DSM feed additive could cut methane emissions by 30%

By Jim Cornall contact

- Last updated on GMT

DSM says a quarter teaspoon of the feed additive per cow per day suppresses the enzyme that triggers methane production in a cow’s stomach.
DSM says a quarter teaspoon of the feed additive per cow per day suppresses the enzyme that triggers methane production in a cow’s stomach.

Related tags: Methane, GHG, Milk, CO2

DSM, a global science-based company active in health, nutrition and sustainable living, has filed for EU authorization for a new feed additive for dairy cows that will reduce methane emissions by around 30%.

The company said this will significantly reduce the environmental footprint of milk and dairy products.

Methane is a natural by-product of digestion in cows and other ruminants, the majority of which is released into the atmosphere through burping and breathing and responsible for more than half of the cow’s carbon footprint.

Like CO2​, methane is a greenhouse gas that contributes to climate change. Methane is a short-lived, but much more potent greenhouse gas than CO2​. Reducing global methane emissions could therefore help lower the rate of global warming in the near term, helping stay within the 1.5-2°C maximum temperature rise indicated in the Paris Climate Agreement.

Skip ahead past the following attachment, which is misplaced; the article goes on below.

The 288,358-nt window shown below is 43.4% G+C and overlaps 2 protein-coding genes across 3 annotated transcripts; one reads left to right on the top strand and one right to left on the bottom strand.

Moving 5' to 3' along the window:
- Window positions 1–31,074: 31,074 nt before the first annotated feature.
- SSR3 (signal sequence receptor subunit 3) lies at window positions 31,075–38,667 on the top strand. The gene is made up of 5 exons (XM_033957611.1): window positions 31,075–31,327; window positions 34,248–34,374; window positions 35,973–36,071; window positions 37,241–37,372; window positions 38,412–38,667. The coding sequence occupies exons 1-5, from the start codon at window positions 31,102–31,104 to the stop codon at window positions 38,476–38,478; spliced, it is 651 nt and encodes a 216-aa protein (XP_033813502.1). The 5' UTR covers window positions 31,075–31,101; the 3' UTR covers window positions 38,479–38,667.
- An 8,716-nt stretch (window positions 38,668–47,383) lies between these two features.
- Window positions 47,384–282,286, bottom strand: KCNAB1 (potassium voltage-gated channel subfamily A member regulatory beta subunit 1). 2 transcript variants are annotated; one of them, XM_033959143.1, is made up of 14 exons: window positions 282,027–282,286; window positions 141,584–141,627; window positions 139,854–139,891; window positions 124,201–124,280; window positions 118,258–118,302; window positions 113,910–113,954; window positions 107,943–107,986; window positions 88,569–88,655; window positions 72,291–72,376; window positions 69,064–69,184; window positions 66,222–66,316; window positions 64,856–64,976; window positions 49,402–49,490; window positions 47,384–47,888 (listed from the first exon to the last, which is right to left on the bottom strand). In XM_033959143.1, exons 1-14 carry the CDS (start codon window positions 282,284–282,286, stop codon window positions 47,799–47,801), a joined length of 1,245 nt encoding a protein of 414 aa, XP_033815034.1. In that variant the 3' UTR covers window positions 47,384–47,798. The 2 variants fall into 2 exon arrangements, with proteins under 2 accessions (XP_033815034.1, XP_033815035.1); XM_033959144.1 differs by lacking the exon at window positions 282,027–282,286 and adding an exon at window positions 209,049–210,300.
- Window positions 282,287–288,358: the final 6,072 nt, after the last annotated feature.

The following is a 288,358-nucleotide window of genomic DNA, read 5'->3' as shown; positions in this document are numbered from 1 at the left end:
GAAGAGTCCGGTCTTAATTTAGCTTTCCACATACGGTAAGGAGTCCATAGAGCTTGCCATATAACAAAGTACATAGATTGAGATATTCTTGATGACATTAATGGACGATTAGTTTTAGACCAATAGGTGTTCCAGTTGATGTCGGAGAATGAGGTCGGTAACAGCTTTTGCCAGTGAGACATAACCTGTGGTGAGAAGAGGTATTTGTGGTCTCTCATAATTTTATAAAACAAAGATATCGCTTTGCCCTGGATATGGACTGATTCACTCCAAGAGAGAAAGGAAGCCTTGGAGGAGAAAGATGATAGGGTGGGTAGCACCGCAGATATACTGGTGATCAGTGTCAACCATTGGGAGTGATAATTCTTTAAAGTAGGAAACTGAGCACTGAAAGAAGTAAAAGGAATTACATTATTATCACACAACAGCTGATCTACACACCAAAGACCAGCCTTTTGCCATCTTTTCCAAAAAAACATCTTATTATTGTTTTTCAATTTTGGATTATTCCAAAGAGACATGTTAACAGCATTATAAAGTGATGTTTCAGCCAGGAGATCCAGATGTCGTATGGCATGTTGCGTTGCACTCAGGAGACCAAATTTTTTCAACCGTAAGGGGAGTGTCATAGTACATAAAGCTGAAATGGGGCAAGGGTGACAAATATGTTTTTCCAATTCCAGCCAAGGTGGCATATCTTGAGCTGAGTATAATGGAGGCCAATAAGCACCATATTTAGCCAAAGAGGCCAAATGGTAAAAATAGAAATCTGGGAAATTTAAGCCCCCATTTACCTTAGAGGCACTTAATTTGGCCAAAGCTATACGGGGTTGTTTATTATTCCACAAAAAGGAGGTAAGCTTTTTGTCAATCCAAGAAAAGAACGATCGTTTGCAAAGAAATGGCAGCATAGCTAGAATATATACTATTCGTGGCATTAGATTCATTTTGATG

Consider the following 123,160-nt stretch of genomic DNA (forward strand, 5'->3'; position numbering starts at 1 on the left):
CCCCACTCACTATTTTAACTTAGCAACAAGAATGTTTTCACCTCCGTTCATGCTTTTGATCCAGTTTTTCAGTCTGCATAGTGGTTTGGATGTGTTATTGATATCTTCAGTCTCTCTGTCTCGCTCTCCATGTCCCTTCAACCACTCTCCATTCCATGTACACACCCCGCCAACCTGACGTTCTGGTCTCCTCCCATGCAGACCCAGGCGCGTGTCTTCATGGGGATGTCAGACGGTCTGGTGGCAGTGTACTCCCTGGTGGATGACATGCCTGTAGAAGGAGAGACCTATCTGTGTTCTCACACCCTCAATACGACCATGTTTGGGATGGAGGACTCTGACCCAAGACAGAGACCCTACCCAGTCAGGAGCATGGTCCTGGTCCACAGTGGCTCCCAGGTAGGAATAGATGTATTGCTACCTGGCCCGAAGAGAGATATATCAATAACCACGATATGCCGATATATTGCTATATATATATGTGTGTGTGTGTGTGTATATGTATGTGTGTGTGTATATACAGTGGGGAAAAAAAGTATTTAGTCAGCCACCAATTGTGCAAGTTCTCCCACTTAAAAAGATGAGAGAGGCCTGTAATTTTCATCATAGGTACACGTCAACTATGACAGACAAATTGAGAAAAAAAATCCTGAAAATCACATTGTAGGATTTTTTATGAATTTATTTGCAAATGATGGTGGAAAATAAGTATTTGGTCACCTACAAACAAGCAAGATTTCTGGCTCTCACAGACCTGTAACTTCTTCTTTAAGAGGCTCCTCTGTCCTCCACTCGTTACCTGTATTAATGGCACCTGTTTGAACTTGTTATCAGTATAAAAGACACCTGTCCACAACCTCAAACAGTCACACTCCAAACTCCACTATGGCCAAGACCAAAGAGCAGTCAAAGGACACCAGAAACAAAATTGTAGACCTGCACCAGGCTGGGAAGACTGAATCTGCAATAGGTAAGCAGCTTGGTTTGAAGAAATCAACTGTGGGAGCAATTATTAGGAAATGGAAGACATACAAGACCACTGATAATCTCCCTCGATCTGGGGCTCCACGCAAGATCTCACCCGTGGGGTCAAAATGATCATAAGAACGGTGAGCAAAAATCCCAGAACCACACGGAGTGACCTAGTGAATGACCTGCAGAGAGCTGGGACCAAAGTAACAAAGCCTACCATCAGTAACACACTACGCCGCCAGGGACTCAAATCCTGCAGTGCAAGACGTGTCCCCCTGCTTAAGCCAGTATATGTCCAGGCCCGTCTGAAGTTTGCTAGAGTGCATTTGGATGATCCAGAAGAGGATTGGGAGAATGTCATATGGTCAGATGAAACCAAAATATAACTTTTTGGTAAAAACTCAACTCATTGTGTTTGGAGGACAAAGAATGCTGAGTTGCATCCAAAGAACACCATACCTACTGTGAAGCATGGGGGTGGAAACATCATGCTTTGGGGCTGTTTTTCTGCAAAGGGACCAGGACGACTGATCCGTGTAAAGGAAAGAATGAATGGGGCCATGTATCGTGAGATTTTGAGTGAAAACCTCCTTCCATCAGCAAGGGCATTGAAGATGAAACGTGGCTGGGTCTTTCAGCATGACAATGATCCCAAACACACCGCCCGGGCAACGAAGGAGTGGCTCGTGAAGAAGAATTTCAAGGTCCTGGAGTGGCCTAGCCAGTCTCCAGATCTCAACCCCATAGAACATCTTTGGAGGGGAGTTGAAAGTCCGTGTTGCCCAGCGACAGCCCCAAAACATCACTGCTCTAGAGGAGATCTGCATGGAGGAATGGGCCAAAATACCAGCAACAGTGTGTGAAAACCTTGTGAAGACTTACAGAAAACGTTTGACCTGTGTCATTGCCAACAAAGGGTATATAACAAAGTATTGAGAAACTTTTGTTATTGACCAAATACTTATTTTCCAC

Just a quarter teaspoon of the feed additive per cow per day suppresses the enzyme that triggers methane production in a cow’s stomach. Upon feeding, the additive takes effect immediately. After suppressing methane production in the stomach, it is broken down into compounds already naturally present in the cow’s stomach.

The additive is a result of DSM’s Project Clean Cow, a ten-year R&D project.

Mark van Nieuwland, program director at DSM, said, “We’re excited to start registration in Europe. This is an important milestone. Our science-based solution has the potential to be a real game-changer in the global effort to reduce the climate impact of the foods we know and love. Because of its global warming potency, mitigating methane emissions will be a powerful lever for the dairy sector to take action on the climate emergency.”

DSM said the feed additive efficacy has been confirmed in 26 peer-reviewed studies globally.

The additive will be available in Europe as soon as EU authorization is granted, with a launch in the region anticipated in late 2020 or early 2021. Registrations in other regions will follow.

Related topics: R&D, Sustainability

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